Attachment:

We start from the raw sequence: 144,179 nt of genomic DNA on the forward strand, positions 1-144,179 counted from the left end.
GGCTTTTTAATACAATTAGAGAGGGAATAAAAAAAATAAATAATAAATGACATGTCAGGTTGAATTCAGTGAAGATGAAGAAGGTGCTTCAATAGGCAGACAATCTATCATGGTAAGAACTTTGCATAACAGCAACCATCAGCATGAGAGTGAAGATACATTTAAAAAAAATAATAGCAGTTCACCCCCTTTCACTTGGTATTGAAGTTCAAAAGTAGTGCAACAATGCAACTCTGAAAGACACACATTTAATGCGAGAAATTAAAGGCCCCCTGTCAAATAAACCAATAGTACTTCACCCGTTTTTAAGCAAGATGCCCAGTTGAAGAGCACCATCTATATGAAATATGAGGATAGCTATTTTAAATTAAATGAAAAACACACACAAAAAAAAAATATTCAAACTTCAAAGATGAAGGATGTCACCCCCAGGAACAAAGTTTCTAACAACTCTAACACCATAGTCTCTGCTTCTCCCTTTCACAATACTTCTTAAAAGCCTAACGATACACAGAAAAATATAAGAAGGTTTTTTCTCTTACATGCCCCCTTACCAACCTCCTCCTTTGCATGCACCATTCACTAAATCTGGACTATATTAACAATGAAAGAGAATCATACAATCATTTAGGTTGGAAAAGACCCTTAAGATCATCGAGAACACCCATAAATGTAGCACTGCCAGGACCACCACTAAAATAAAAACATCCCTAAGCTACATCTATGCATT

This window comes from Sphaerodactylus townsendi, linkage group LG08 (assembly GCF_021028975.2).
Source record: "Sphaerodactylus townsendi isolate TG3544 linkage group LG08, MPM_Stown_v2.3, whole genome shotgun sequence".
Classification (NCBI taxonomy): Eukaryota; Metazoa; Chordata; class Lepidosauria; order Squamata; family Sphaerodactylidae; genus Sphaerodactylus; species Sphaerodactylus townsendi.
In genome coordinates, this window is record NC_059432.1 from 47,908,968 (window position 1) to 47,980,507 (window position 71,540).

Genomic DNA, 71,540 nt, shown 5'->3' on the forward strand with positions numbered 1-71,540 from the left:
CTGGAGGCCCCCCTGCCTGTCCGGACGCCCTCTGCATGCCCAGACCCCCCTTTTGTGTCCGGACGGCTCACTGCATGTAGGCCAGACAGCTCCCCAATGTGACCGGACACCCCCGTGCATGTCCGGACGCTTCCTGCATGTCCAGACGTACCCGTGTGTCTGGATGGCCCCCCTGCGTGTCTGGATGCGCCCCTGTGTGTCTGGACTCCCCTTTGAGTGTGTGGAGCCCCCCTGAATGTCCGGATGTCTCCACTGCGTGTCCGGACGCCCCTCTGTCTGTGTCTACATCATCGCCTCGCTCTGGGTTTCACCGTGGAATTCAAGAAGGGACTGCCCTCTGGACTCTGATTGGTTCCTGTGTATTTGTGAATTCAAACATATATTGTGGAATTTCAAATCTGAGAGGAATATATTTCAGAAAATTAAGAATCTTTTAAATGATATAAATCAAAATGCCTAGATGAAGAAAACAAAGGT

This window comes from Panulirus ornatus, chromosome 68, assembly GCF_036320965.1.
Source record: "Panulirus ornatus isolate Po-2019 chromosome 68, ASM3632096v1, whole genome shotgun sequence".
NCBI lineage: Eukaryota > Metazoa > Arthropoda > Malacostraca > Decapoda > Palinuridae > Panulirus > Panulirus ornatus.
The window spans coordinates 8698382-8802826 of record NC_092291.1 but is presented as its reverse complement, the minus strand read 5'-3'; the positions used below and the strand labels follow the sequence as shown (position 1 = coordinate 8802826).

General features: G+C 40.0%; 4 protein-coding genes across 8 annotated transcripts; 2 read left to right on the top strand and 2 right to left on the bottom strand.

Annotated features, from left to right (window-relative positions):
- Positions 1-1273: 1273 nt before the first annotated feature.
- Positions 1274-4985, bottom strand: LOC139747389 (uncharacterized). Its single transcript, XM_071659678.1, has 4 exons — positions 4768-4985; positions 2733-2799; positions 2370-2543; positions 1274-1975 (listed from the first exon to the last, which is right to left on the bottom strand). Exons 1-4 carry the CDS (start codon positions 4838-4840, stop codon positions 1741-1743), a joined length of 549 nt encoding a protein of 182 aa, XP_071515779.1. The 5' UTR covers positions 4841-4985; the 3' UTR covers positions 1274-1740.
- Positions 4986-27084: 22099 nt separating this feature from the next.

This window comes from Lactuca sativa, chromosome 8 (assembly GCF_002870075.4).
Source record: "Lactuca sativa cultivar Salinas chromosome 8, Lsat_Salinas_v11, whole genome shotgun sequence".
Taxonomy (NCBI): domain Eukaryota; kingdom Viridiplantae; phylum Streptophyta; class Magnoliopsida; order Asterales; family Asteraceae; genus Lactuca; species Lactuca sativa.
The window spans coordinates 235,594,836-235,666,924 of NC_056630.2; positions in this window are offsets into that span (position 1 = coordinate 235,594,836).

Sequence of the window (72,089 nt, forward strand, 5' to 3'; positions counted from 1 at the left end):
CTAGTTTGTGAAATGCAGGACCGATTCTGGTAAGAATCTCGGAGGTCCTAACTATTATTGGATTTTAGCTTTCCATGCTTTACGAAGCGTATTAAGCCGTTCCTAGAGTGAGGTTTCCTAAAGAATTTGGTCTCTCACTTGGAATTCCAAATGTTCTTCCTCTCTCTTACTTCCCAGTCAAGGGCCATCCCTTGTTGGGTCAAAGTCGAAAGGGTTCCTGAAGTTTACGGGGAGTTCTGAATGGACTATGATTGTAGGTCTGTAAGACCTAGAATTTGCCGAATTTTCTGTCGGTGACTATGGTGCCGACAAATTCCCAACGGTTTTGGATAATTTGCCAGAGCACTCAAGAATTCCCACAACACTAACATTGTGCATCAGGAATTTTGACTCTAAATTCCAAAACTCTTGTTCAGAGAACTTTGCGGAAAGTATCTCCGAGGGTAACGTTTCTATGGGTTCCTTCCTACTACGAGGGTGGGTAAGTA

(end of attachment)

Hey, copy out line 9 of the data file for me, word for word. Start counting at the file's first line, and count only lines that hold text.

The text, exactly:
This window comes from Panulirus ornatus, chromosome 68, assembly GCF_036320965.1.